Business at SALT grows quieter in the winter months. Tourism drops on the island and locals are hunkered down at home next to cozy fires sipping on coffee. To some entrepreneurs this slow season is a bother and a stress; for me, it becomes the perfect time for adventure. With some big changes on the horizon for SALT, I knew that I could not flee the country to sunshine and surf so I traded that vision for one a little closer, the stormy surf of Tofino.
Tofino and its surrounding area is famously vulnerable to the weather patterns of the Pacific Ocean. Because of this it is home to lush moss filled forests that collide with wide sandy beaches. Storm watching, surfing, and the Pacific Rim National Park are just a few draws to this exposed area of British Columbia’s coastline.
In late January I drove up to visit a friend who was rolling around the area in his VW van exploring and living the good life. I have always enjoyed the balance of travelling solo, yet when there is a friendly face to share some adventure with, I’ll never pass that up! I spent 3 days exploring Tofino and its many beaches, finding new hikes and sipping great coffee. On my last day I was sad to leave. Driving home to Salt Spring I knew that I needed to get back to those wild beaches sooner than later. So that is exactly what I did. Two weeks later I ventured out to Tofino once more, on a spur of the moment trip with a friend visiting from the interior of BC. She had never been, and I was on a mission to share the beauty of the wild beaches with her.
Previous trips to the area had always been with family, often walking Chesterman's beach and not many others. This time around, I made it my mission to walk every beach as I knew that being near the ocean would ground my busy entrepreneurial mind and, at the very least, maybe spark something creative!
I had heard from friends that the recent winter storms had washed up loads of plastic debris onto the beaches in Tofino, a fact that is sadly no longer surprising. Having grown up in the boating world decades ago, I watched people throw waste overboard like it was just an acceptable part of the culture. This sort of behaviour has compounded over the years, turning our pristine shorelines into garbage cemeteries.
When I was little, I would excitedly scan tidepools for tiny creatures like shore crabs, sculpins, and anenomes. These days, we are just as likely to find a plastic bottle cap, a length of twine, or some other man-made remnant in these tiny ecosystems. I think most of us will notice, and have a moment of sadness for the obvious pollution, but that is as far as we take it. I know, because I followed that thought pattern for years. What I would love, is if we could all take that thought and apply it to our lifestyles. That bottle cap should remind us that we need to eliminate one-use plastics from our lives, so that we are not contributing to the literal tons of waste ending up in our oceans and washing up on shores. This becomes not only a habit, but a conscious mentality. These small changes in our daily lives will have a resounding affect on global lifestyles, if we can educate each other on the impacts of our consumption.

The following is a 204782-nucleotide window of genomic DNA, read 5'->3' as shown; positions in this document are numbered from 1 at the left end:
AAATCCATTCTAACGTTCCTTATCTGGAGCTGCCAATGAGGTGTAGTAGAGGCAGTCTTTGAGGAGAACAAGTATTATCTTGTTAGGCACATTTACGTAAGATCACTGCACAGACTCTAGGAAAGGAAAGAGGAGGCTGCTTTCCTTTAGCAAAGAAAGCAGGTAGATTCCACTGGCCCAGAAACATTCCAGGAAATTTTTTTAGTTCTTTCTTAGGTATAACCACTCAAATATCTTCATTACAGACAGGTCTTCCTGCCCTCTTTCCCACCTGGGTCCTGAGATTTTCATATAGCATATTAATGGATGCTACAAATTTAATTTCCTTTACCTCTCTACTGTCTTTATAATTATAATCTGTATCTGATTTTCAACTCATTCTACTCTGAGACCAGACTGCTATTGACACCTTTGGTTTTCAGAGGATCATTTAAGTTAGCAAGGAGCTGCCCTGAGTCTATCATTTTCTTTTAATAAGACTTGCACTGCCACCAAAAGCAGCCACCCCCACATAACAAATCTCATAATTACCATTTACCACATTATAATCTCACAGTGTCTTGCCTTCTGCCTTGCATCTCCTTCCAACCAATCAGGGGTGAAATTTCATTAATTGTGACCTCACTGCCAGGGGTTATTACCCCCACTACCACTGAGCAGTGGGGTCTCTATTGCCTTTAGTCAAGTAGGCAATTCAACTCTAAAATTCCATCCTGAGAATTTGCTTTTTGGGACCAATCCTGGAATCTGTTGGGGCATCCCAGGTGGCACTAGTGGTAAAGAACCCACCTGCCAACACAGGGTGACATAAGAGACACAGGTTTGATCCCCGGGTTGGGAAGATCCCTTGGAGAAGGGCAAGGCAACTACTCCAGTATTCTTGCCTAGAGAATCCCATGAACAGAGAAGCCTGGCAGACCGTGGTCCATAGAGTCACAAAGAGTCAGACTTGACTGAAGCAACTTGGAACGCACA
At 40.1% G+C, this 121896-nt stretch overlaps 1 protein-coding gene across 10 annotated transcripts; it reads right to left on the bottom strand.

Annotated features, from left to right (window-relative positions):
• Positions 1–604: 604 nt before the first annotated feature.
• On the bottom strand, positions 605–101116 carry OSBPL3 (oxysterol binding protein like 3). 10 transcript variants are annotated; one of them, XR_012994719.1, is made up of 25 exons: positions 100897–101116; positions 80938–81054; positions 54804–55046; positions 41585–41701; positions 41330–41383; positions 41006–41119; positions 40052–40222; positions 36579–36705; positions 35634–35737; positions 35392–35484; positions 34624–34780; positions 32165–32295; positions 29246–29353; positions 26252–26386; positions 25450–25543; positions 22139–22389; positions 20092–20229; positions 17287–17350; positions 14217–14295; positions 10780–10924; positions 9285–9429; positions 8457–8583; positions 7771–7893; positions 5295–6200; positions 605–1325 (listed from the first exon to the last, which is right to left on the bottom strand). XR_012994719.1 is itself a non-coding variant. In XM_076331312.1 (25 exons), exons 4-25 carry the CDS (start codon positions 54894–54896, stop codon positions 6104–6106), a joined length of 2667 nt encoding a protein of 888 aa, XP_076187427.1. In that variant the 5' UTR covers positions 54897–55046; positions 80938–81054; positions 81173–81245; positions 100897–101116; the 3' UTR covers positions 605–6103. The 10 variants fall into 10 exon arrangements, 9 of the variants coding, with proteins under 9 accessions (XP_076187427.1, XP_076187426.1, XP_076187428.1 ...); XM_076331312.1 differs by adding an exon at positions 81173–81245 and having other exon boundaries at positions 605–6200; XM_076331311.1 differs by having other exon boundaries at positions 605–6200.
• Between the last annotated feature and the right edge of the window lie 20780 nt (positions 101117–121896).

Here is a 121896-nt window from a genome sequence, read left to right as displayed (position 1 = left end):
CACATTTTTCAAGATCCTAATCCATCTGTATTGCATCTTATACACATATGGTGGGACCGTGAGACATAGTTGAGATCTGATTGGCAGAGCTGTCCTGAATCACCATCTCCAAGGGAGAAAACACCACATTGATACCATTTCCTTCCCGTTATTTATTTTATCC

We can also be leaders by example. I have recently adopted a "No Cup, No Coffee" policy in my life (and at SALT!), which means I have totally eliminated single-use cups and bottles from my life. On my second trip up, my friend and I made frequent stops at awesome coffee shops for our caffeine fixes. By the end of the weekend, she noticed that she had accumulated a significant number of to-go cups on her side of the car, whereas I had only the mason jar I had been re-using. I hadn't said anything, she came to this realization on her own. I took this opportunity to educate her about what I had committed to, and she went from being horrified at herself, to being inspired to follow suit. I was happy to have lead by my own example and know she will take that experience with her into her own life to pass along.
As you may know, decreasing plastics and the effect they are having on the ocean is a huge part of what we are passionate about here at SALT. Well, more to the point our effect as humans on the ocean, is something that we are hugely passionate about. Over the past 2 years, my desire to take care of this planet alongside my passion to live a sustainable life has evolved SALT into a company that is so much more than just clothing. We are here to advocate for our ocean, as it does not have a voice of its own. We strive to do that by offering sustainable options for both your body and your home, and by creating conversations that bring awareness to our impacts.
As much as I wish it could happen all at once, it will be a slow progress towards lasting, sustainable change. As the ripples of these ideals get bigger, the demand for a culture of disposable consumption will fade away, shifting us back to a time when all a child could find on the beach was seashells and memories. That is my hope.